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Re: Trouble understanding define (!)
- To: Neil Jerram <neil at ossau dot uklinux dot net>
- Subject: Re: Trouble understanding define (!)
- From: Mikael Djurfeldt <mdj at mdj dot nada dot kth dot se>
- Date: 04 Feb 2000 04:00:16 +0100
- Cc: guile at sourceware dot cygnus dot com
- Cc: djurfeldt at nada dot kth dot se
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Neil Jerram <firstname.lastname@example.org> writes:
> My gut reaction is to dislike Mikael's magic module proposal for
Me too, actually. :)
> but on the other hand I quite like the way that it provides
> a home for problems like "draw", where one big, vague concept
> incorporates a collection of more precise subconcepts, such that it's
> reasonable, but at the same time confusing, for them all to have the
> same name!
It's actually not vague, but the fact the people perceive it in that
way is a bad sign anyway. My description was technical, but the
behaviour is simply:
1. As long as you're using different names, each GF behaves as any
other name-object binding handled by the module system.
2. But, when using the same name, assume that it was *intentional* and
share methods. (But I proposed that errors should automatically be
generated when merging GFs in a way that would alter behaviour.)
The additional exception that GF objects are unique for each module
was introduced in order to preserve the connection method-module so
that the right group of metods can be removed easily again when
unusing other modules.
> If we go with this, then I also think we should have Michael's
> proposal, that (define NAME (make-generic ...)) creates a generic that
> is local and does not belong to the magic module.
Yes, but as Marius, I think
(define-generic NAME OPTION ...)
(define NAME (make-generic #:name NAME OPTION ...))
Generally, I'm very sensitive to the kind of criticism (or view) that
> 2. You want application-defined methods for the generic to directly
> affect the imported generic in its own module context, so that
> things like the MOP work.
> 3. You want to use the methods of the imported generic and add
> application-defined methods to it, but without affecting the
> internal behaviour of the imported module.
> A problem arises, however, when more than one application runs in the
> same Guile process, and different applications mix behaviours 2 and 3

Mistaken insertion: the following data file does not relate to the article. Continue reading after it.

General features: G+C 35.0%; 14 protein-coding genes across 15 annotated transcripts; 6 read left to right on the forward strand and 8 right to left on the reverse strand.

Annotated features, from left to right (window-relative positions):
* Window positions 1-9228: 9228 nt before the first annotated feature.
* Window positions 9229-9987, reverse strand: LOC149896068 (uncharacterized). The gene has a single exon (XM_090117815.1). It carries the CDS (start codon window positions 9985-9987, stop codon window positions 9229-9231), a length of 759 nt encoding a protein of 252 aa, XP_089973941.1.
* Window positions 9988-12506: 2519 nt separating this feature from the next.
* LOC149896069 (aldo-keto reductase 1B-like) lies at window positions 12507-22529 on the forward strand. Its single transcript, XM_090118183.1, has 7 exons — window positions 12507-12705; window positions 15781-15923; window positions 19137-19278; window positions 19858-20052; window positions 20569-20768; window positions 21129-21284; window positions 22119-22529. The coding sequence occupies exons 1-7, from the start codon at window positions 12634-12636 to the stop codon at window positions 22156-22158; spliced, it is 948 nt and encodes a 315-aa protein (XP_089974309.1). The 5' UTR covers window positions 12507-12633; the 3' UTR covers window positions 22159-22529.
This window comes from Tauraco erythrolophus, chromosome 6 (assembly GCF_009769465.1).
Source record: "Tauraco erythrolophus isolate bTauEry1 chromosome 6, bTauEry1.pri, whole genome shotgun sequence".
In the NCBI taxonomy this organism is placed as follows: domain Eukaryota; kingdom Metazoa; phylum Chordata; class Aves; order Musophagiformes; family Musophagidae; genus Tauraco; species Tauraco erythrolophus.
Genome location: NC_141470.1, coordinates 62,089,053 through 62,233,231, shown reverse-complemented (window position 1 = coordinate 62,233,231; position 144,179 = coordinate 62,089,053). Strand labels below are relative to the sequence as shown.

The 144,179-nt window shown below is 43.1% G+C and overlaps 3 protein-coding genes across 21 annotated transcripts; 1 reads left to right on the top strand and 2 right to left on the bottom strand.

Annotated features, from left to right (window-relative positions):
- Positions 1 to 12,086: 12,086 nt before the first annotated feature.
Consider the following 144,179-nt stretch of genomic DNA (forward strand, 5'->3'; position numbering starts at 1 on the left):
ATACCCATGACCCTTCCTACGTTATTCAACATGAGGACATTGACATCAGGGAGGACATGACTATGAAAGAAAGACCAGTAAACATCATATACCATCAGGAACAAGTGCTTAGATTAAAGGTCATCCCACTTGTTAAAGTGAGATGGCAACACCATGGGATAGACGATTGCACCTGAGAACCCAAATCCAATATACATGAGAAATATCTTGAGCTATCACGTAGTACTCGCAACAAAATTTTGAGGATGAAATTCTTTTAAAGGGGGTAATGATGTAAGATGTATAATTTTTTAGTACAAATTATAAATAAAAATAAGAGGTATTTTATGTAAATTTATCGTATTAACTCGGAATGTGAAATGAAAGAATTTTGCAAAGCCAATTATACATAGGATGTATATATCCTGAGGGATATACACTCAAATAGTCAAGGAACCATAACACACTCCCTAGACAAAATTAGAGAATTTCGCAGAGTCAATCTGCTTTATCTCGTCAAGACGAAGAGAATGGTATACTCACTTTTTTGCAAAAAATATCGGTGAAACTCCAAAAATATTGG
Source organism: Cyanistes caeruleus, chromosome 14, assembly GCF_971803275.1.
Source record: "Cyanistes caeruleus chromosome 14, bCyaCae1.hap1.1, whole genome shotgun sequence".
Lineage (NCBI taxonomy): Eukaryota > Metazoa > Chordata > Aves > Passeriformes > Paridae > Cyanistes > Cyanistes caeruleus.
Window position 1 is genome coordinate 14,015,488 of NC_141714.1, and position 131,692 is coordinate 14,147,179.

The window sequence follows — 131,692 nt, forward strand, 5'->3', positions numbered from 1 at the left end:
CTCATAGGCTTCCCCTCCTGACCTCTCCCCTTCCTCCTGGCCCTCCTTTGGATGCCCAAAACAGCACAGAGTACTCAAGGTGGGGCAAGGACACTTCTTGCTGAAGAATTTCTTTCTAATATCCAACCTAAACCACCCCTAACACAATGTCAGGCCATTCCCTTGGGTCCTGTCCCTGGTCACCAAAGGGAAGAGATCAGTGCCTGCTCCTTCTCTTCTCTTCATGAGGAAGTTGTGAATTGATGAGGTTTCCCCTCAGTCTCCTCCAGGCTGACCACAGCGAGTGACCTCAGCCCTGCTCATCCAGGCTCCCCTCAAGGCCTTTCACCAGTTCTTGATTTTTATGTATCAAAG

> for the same generic function. What can then happen is that
> application A's behaviour is unexpectedly modified because application
> B added a method to a generic using behaviour 2.
> To my mind, this is the main problem, but I have a strong feeling that
> I'm out of sync with everyone else on this! What other key problems
> are there?
This problem is actually solved by adhering to the principles in
Kiczales' paper, and doesn't need any new functionality in the module
system. (We might be able to add support for automatic assertion that
some of his rules are followed.)
My main problem is that I'd like to use simple names for ordinary GFs
and accessors without having to bother about renaming them.
For example, it's very common to want to have a GF/accessor `length'.
It may be provided by both the list module and the vector module. In
this case, `length' actually refers to the same concept, and one could
argue that <list> and <vector> should inherit the common base class
<sequence> and that it's the job of the sequence module to export
`length', so, in this case there is a natural solution.
But imagine now that the two `length' is only vaguely related (like in
the graphics module (length of a line) and the list module (length of
I dislike having to name `length' `graphics:length' and `list:length'
when I know that these two bundles of methods could work well together
in a GF `length'.
This problem especially often arises for accessors.
Actually, now it strikes me, maybe this could simply be solved by
changing `make-accessor' so that it always returns a unique object
when given a unique name.
With this solution, the renaming problem would go away for accessors,
since it doesn't matter when one accessor name shadows another on the
module use-list... :-)
But, considering earlier parts of this discussion, we still want to be
able to have local accessors, which means that the new behaviour
should only be implemented by `make-public-accessor' which is invoked
when using the slot option #:public-accessor.
(Note the quirk, though: When accessor `a' is exported from module A
to module B, and a "different" accessor `a' is exported from module C
to module D, `a' will in fact be the same object in all four modules
although this was not indicated by the module import specs...)
With this change, I'd be happy with the current behaviour, except that
we should maybe introduce `define-extended-generic' also, for use when
people are emulating other object systems.
OK folks, does this seem OK?